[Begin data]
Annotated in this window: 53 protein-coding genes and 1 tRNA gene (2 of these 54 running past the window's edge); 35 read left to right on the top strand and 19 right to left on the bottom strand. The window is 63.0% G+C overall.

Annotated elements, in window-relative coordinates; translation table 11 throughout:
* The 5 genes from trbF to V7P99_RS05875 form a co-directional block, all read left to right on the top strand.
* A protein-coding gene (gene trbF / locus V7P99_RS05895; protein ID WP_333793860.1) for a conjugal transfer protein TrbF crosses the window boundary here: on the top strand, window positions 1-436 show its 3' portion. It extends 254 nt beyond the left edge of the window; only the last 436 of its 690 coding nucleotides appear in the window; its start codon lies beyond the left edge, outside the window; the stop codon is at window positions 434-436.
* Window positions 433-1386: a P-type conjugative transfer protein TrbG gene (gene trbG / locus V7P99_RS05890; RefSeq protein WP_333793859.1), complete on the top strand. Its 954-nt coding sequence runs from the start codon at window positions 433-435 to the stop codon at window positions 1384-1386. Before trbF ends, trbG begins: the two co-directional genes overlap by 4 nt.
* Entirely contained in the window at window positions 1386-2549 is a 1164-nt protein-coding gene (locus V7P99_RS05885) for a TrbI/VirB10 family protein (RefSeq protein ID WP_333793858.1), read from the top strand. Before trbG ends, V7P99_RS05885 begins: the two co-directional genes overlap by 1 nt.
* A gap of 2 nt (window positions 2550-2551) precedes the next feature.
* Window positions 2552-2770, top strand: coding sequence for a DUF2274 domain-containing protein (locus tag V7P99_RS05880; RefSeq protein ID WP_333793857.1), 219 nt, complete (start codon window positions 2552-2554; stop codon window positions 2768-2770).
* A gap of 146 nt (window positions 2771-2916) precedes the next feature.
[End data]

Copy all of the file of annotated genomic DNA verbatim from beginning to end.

Annotated in this window: 53 protein-coding genes and 1 tRNA gene (2 of these 54 running past the window's edge); 35 read left to right on the top strand and 19 right to left on the bottom strand. The window is 63.0% G+C overall.

Annotated elements, in window-relative coordinates; translation table 11 throughout:
* The 5 genes from trbF to V7P99_RS05875 form a co-directional block, all read left to right on the top strand.
* A protein-coding gene (gene trbF / locus V7P99_RS05895; protein ID WP_333793860.1) for a conjugal transfer protein TrbF crosses the window boundary here: on the top strand, window positions 1-436 show its 3' portion. It extends 254 nt beyond the left edge of the window; only the last 436 of its 690 coding nucleotides appear in the window; its start codon lies beyond the left edge, outside the window; the stop codon is at window positions 434-436.
* Window positions 433-1386: a P-type conjugative transfer protein TrbG gene (gene trbG / locus V7P99_RS05890; RefSeq protein WP_333793859.1), complete on the top strand. Its 954-nt coding sequence runs from the start codon at window positions 433-435 to the stop codon at window positions 1384-1386. Before trbF ends, trbG begins: the two co-directional genes overlap by 4 nt.
* Entirely contained in the window at window positions 1386-2549 is a 1164-nt protein-coding gene (locus V7P99_RS05885) for a TrbI/VirB10 family protein (RefSeq protein ID WP_333793858.1), read from the top strand. Before trbG ends, V7P99_RS05885 begins: the two co-directional genes overlap by 1 nt.
* A gap of 2 nt (window positions 2550-2551) precedes the next feature.
* Window positions 2552-2770, top strand: coding sequence for a DUF2274 domain-containing protein (locus tag V7P99_RS05880; RefSeq protein ID WP_333793857.1), 219 nt, complete (start codon window positions 2552-2554; stop codon window positions 2768-2770).
* A gap of 146 nt (window positions 2771-2916) precedes the next feature.